Those who work in the service provider community have likely been following the progress of VMware’s vCloud Director (vCD) over the past few years. What was once a seemingly neglected IaaS platform clinging to life has been revitalized with new features, APIs, and a much needed facelift to its UI. Thanks to the addition of extensibility services to the platform last year, many new services can be added from third party providers to appear and behave as though they were native functionality within the platform.
Service integrations can be built by a technology vendor themselves or a service provide with the necessary skills and knowledge to do so. We have seen recent integrations for data protection products like Rubrik and Veeam, container services from the likes of VMware’s own PKS, and more. Coupled with a modern HTML5 interface based on VMware’s Clarity UI design and enhanced APIs, excitement from VMware’s community of over 4500 service providers has been on the rise.
Despite the recent enhancements to vCloud Director however, there has still been a gaping hole in the platform that was big enough to drive a truck through. Up until now, there has been no native object storage capability within vCD. Next to compute, block storage, and networking services, object storage is one of the key pillars of a modern cloud platform. Service providers who wished to supply this service to their customers were responsible for developing their own service and either creating their own integration within the vCloud Director portal or offering a separate console.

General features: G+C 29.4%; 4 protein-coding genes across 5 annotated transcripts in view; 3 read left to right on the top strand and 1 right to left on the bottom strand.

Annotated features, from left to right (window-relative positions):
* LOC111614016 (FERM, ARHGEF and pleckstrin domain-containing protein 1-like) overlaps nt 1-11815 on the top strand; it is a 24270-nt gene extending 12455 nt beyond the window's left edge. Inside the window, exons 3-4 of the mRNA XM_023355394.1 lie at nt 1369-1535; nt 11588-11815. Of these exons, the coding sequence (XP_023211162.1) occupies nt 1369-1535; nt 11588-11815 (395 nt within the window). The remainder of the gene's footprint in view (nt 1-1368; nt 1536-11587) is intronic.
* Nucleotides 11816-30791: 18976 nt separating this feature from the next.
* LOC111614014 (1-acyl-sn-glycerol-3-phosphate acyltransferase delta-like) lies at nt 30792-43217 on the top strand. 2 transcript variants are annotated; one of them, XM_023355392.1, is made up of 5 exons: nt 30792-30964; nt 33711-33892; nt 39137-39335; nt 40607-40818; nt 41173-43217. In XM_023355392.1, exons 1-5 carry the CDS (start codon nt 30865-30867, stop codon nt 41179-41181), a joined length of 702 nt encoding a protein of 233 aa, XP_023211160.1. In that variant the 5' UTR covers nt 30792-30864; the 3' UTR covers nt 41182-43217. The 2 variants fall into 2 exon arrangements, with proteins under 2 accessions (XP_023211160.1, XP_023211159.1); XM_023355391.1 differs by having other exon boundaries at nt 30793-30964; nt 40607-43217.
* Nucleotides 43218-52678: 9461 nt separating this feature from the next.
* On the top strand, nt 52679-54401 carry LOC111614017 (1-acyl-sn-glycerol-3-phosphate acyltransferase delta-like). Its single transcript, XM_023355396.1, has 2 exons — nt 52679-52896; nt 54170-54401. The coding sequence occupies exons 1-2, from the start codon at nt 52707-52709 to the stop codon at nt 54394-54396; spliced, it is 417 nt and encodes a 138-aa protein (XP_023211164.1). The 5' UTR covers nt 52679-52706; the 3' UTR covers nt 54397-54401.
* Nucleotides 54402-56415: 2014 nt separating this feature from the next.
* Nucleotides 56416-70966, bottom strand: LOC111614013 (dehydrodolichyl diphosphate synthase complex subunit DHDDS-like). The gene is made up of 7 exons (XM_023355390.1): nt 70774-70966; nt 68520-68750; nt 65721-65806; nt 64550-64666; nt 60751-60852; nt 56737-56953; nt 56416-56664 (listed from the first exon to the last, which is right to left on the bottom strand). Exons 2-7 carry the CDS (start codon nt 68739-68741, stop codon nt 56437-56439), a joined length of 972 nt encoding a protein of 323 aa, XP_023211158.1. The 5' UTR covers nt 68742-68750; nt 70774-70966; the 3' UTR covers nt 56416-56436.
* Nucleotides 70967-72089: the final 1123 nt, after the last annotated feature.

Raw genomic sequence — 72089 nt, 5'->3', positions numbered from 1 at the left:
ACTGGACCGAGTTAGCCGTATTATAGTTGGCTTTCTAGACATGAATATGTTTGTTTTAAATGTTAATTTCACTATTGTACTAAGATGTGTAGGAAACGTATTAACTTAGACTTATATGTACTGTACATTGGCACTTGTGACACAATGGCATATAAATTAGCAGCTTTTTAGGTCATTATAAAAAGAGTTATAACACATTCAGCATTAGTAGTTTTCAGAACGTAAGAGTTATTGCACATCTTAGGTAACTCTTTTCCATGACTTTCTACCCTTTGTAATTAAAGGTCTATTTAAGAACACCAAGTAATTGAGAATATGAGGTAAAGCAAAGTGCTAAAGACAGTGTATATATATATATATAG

With Your Powers Combined I Am, Cloud Object Storage!
To address this shortcoming, VMware has teamed up with Cloudian to create a native, S3 compatible object storage service within vCloud Director. Service providers who partner with Cloudian to create an object storage offering will be able to integrate that service into the vCD Portal by means of a VMware/Cloudian jointly developed Object Storage Extension (OSE). This extension will make object storage appear as a native service with the the vCD portal, making it a first class citizen along side VMs, block storage, and containers.
To be clear, this is not object storage on vSphere. Service providers will still need to create an object storage offering using Cloudian Appliances or Software Defined Storage before the integration can be created. This is also not an acquisition of Cloudian by VMware. When I asked Jon Toor, Cloudian CMO if he thinks it’s likely that VMware, or any other vendor, is likely to buy Cloudian any time soon, he made it clear that Cloudian is still on track for an eventual IPO as a company.
As a former employee of a service provider and a user of vCloud Director, I have personally been excited to see it evolve over the past few years into a more fully featured and mature cloud platform. The lack of an object storage service on the platform is one that I know many service providers have been attempting to overcome with mixed results. By partnering with Cloudian and offering a native, S3 compatible object storage service, VMware is helping to level the playing field for service providers that are attempting to offer compelling cloud and managed services to their customers.